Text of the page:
Page:A Desk-Book of Errors in English.djvu/163

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Errors in English

never so: Often misused for ever so from which it should be carefully discriminated. Never so means "to an extent or degree beyond the actual or conceivable; no matter how." In common use ever so, meaning no more than "very" or "exceedingly," is often confounded with and used for never so.

never mean: A common slip of the tongue in such phrases as "I never mean to" which is frequently used when "I mean never to" is intended. Compare don't.

nibs: A vulgar title given usually satirically, to a person in authority; as "His nibs sailed to-day": a term to avoid.

nice: This word has undergone a peculiar transformation in sense. Derived from the Latin nescius, ignorant, and originally meaning "ignorant, silly, weak," it has now come to signify "characterized by discrimination and judgment, acute, discerning; as, a nice criticism." The word has, however, also been used colloquially in the sense of "pleasing, jolly, or socially agreeable; as, a nice girl," and the use has been condemned but is too well established to be abandoned.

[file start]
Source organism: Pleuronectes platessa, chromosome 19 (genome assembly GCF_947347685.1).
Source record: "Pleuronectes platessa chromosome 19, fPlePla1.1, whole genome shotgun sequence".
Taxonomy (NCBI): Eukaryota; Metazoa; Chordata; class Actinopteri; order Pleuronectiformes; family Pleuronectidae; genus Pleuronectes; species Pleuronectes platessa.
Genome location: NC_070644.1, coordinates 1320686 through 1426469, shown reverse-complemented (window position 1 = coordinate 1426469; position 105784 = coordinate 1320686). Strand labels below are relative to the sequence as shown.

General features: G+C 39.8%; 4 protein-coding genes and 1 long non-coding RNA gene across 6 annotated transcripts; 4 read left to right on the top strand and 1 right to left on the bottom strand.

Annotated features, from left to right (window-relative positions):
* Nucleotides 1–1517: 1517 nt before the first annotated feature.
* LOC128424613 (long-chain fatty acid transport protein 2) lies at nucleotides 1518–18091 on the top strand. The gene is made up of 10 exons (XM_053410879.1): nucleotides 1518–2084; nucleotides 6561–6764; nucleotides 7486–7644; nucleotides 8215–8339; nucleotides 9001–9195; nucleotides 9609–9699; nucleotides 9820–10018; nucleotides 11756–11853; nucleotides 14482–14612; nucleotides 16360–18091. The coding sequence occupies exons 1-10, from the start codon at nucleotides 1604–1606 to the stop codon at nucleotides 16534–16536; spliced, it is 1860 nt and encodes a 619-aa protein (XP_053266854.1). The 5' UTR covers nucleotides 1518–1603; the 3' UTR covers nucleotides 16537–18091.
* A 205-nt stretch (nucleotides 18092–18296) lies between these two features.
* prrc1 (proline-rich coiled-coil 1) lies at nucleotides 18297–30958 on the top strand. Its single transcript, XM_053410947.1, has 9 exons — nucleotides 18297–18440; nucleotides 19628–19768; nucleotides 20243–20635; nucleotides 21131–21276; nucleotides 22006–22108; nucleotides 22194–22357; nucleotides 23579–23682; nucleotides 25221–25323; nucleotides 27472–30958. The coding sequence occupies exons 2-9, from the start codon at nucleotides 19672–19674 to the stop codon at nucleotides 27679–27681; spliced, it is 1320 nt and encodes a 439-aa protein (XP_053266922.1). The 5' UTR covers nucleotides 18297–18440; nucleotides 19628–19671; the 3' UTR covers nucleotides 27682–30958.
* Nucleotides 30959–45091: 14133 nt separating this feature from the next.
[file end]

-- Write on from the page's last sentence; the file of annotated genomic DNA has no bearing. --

nicely as a colloquialism for "very well"—as "He is doing nicely—should be avoided.

nifty: A vulgarism for "stylish."

nightly, nocturnal: These words do not have the same signification. The one means night by night,